HC grants custody of child to father

The Bombay High Court has set aside the family court’s order and granted custody of a 13-year-old boy to his father “in the interest of the child’s health, development and future”.

A Division Bench of Justices A.A. Sayed and P.D. Naik said, “There is nothing to arrive at the conclusion that the father is unfit to look after the child. The child has medical issues and has undergone surgeries. The father being a highly qualified doctor would be in a better position to understand the health condition of the child and take corrective measures in that regard.”

The boy’s parents are doctors and British nationals and got married in 2002. After the boy was born in 2007 with one kidney and undescended testicles, his mother went through post-natal depression and underwent treatment in the U.K. till 2011. The next year, she came to India to stay with her parents. In 2015, she left for the U.K., leaving her son behind with her mother, who was the headmistress of a school for 35 years. The boy’s mother soon faced mental health problems and was placed in a mental institution.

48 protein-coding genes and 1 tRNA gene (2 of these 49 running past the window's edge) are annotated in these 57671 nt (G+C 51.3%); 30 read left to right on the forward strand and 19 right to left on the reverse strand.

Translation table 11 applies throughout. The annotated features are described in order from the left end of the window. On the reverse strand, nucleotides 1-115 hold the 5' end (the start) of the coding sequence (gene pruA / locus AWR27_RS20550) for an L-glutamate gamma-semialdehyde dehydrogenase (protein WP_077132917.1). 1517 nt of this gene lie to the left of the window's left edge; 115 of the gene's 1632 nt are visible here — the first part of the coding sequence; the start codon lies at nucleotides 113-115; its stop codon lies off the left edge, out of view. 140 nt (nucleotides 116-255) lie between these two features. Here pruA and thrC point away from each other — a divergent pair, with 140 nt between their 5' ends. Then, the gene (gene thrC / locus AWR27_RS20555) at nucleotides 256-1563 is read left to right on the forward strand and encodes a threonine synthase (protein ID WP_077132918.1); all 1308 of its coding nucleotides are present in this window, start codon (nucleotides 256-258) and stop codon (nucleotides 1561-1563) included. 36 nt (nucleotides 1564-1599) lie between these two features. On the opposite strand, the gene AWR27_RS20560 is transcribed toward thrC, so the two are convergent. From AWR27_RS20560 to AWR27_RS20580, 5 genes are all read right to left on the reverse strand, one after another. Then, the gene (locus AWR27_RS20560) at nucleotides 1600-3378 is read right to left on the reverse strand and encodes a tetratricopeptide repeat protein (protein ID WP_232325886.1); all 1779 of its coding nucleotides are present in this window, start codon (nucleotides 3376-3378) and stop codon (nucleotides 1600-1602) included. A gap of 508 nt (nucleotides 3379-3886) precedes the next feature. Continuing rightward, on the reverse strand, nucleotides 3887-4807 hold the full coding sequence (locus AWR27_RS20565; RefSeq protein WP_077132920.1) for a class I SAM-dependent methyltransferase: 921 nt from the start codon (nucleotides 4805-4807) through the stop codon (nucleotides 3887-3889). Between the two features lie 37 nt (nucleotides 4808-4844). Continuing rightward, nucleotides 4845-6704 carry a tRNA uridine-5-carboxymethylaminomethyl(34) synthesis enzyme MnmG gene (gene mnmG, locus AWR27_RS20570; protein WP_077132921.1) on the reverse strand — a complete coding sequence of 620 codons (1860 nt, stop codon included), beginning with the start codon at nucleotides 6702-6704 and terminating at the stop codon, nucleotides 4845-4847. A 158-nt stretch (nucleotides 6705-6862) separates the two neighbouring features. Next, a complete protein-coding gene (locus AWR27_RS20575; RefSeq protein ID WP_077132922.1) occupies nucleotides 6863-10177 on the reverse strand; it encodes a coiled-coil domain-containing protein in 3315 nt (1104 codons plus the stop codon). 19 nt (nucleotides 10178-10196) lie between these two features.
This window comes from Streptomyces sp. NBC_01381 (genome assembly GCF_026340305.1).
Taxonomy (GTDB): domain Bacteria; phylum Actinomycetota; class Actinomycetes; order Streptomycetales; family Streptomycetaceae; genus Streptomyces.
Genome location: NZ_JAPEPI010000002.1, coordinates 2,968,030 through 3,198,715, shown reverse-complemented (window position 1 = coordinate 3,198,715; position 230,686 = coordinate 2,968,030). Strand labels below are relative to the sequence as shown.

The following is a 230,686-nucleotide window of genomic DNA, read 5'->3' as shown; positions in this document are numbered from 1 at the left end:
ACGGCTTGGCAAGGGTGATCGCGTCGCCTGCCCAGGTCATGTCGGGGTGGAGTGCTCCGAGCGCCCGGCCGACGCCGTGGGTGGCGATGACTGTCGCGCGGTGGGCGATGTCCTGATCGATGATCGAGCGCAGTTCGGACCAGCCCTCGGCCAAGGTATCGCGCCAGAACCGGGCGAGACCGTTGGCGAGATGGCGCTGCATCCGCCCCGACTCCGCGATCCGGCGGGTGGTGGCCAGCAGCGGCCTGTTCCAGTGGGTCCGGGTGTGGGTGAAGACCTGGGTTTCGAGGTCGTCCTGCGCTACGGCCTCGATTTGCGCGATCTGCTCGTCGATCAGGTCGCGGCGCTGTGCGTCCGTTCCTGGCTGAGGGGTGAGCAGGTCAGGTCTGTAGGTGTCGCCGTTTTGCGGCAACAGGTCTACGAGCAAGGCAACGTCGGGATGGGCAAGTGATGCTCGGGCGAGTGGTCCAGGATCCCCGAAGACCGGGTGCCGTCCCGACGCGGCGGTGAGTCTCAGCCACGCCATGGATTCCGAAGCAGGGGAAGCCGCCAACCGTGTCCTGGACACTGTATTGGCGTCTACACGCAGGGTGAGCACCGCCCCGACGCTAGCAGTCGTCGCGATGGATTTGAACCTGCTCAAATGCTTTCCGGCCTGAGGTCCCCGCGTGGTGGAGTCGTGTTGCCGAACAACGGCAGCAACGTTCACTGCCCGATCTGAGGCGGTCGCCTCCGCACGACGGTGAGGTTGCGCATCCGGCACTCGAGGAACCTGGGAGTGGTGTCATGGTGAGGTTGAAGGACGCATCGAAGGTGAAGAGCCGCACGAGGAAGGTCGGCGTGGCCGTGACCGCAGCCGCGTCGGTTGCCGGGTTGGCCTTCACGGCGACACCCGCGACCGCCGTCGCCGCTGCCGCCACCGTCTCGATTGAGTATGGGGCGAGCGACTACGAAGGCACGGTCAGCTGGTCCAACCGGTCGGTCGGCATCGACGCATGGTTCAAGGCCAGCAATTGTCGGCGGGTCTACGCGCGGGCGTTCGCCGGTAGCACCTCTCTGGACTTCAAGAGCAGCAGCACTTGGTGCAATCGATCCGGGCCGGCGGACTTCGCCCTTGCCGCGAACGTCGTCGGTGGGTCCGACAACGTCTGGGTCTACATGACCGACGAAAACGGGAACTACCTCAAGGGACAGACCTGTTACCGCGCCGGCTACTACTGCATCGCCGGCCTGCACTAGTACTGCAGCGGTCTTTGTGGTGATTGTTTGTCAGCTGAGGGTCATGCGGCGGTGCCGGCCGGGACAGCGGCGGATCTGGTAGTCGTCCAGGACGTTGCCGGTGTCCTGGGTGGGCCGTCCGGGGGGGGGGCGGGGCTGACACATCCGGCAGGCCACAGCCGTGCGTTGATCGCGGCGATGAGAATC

When the father came to India to take the boy back to the U.K., the grandmother refused to part with him. The father then filed a petition in the family court seeking the boy’s custody. The father and his family members were then restrained by a permanent order of injunction from removing the child from the jurisdiction of the court. Granting the child’s custody to the grandmother, the family court said, “The child is with her since January 2013 and since January 2015 she is looking after the child. It is in the interest of the child to stay with the respondent. There is nothing on record to show that she is unfit or the child’s welfare is at stake in her hands acting like a de-facto guardian of the child by dedicating her time for welfare of the child.”

Setting aside the family court’s order, the Bench recorded, “In our view, the overall health, development and better future of the child would lie in the custody of his father who is the natural guardian. The interest and welfare of the child would be best served in the custody of his father.”

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Printable version | Jan 28, 2021 2:59:40 AM |

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